2. Teah

      It was brand new yeast, but I will try the test in the future and will tackle this recipe again! Thanks!

    3. Christine

      am I reading this recipe wrong? Am I supposed to let the yeast ferment three whole days? I thought the dough just rose for 24 hours.

    4. The Baker's Hotline

      This recipe uses very little yeast (1/8 teaspoon) so the 24 hour rise of the no-knead dough is important. For more flavor, you can let the dough rest in the refrigerator up to 6 days. Happy Baking! Irene@KAF

    5. Abby

      Mine turned out similarly. My yeast isn’t expired and I let it rise for 24 hours. The dough did rise, just not as much as I was expecting. The two 11″ pizzas were much thinner than the picture, though the pizzas still tasted great! I’m wondering if letting the dough rise in a glass bowl instead of my metal Kitchenaid bowl would result in more rise (although I’ve had good luck with pizza dough in my Kitchenaid bowl before), or if I should have covered the dough with a towel instead of just plastic wrap. I want to try this recipe again because the crust has a great bite, but most of the pizza was so thin it couldn’t support the weight of the toppings :/

    6. The Baker's Hotline

      If the pizza was thinner than you expected, then that might be due to shaping the crust instead of the rise location or rising bowl. Once your dough is pre-shaped, dimple the crust starting from the center and working out – then be more careful about the stretching method to get a thicker center that will hold your toppings. Happy Baking! Irene@KAF

  19. klrhouston

    For the extended rise time does the dough need to stay at room temp for 12 or for 24 hours before being refrigerated? My printed recipe says 12 ours in the Tips but I think this blog says 24.

    Reply
    1. The Baker's Hotline

      The recipe suggests 24 at room temp in step two, but in the recipe’s tips suggest a shorter room rise and a longer time in the fridge to allow for greater flexibility in the baking time frame. The blog also suggests 24 hours at room temp . I think you ‘ll have best luck experimenting to find the time frame that works for you. Happy baking! Laurie@KAF

  20. Jenny Collins

    I read this post on KAF website Monday January 11th and ordered a pizza steel the same day. I mixed up the dough recipe from the post on Tuesday evening. Received steel Wednesday and was eating the best pizza I’ve ever made Thursday afternoon. I’ve been trying for years to make a great pizza. Sure, there were some good ones but not what I was really striving to produce. I had tried various recipes and flours, two ceramic pizza stones, several different methods. Hallelujah the pizza stone worked!! And thank you Julia and Jeremy for detailing your method. I had given up making pizza at home ……. not anymore! 🙂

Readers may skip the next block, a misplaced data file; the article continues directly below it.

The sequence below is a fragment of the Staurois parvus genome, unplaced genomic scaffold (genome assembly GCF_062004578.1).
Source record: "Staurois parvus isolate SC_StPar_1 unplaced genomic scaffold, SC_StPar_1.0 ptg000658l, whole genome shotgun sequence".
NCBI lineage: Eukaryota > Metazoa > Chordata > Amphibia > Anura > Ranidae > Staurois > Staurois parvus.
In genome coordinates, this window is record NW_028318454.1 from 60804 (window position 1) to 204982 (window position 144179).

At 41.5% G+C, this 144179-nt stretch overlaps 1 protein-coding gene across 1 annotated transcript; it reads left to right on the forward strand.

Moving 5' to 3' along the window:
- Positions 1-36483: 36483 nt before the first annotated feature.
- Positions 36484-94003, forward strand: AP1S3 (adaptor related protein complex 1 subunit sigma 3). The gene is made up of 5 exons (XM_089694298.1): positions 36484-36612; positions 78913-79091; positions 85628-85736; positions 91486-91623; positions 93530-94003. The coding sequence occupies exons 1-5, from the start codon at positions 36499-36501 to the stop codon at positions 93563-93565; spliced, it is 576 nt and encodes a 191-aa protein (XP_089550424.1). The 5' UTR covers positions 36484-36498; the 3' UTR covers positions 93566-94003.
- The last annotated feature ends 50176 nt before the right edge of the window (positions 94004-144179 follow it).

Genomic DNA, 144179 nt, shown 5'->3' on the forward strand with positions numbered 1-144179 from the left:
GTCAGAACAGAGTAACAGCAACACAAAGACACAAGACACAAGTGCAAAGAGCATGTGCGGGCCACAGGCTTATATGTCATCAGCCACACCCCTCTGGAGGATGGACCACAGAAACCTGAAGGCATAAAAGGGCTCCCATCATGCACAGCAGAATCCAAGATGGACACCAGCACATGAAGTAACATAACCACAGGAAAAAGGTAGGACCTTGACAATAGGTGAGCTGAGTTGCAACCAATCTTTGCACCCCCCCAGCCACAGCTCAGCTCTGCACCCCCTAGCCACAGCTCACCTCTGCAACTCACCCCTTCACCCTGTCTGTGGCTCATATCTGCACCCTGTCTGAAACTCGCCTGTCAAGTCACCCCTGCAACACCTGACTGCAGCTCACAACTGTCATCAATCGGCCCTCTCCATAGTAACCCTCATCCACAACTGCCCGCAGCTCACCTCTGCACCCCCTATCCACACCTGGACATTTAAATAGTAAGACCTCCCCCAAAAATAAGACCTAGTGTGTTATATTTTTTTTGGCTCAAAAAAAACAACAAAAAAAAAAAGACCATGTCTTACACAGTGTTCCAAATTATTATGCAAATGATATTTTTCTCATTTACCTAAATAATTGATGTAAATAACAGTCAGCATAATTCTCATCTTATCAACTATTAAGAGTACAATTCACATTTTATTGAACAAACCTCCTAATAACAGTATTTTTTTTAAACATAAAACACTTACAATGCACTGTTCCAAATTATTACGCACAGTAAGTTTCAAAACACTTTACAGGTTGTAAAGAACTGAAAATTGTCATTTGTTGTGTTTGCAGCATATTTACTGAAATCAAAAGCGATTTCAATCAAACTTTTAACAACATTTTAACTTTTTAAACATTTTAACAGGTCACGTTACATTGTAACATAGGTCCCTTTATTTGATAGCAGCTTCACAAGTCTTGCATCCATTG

Reply
    1. Julia Reed , post author

      That’s awesome, Jenny! Thank you so much for sharing – I’m so glad you’re back to making pizza at home!

  21. Karen

    LOVE this method. I used my regular dough made with an overnight rise in the fridge, and the crust was great, the closest thing I’ve ever seen to the results from my local brick oven pizza place. I’ve tried all kinds of methods: pizza stone on the bottom rack, pizza stone on the top rack, pizza screen, etc. but this makes the best crust hands down. Thanks!

    Karen

    Reply
  22. cwcdesign

    I just checked to see if anyone else has this question. After reading BC member KarenNoll’s comments on the recipe, I really want to try it. However, we do not currently have either a stone or a steel. Could you do this on an upside down baking sheet? We love pizza and would love to try this. Our other current option is USA pizza pans. Thanks for any advice!

    Reply
    1. Julia Reed , post author

      For this recipe, and stone or steel is critical, as they hold large amounts of heat from the oven and rapidly transfer it to your pizza. One of our commenters said they used a cast iron pan placed upside down instead, and had some success (I believe they recommended the oven at 450, bake for 4 minutes, then turn on the broiler for the last few minutes to char the crust) but we haven’t tested it that way, so we can’t guarantee the results. Honestly though – if you’re a big fan of pizza (or bread) and bake it a fair amount at home, invest in a stone or steel! The steel is expensive but worth every penny – the stone will work well too, and isn’t as expensive. Either will change the way you bake!

  23. Cynthia

    If I wanted to use 1/2 my dough after the 24 hour rise and refrigerate the remaining dough to use a couple of days later, at what point would I place the 2nd half of the dough in the refrigerator? Thanks!

    Reply
    1. The Baker's Hotline

      Simply remove the dough you need and leave the rest in the refrigerator until you need it. Laurie@KAF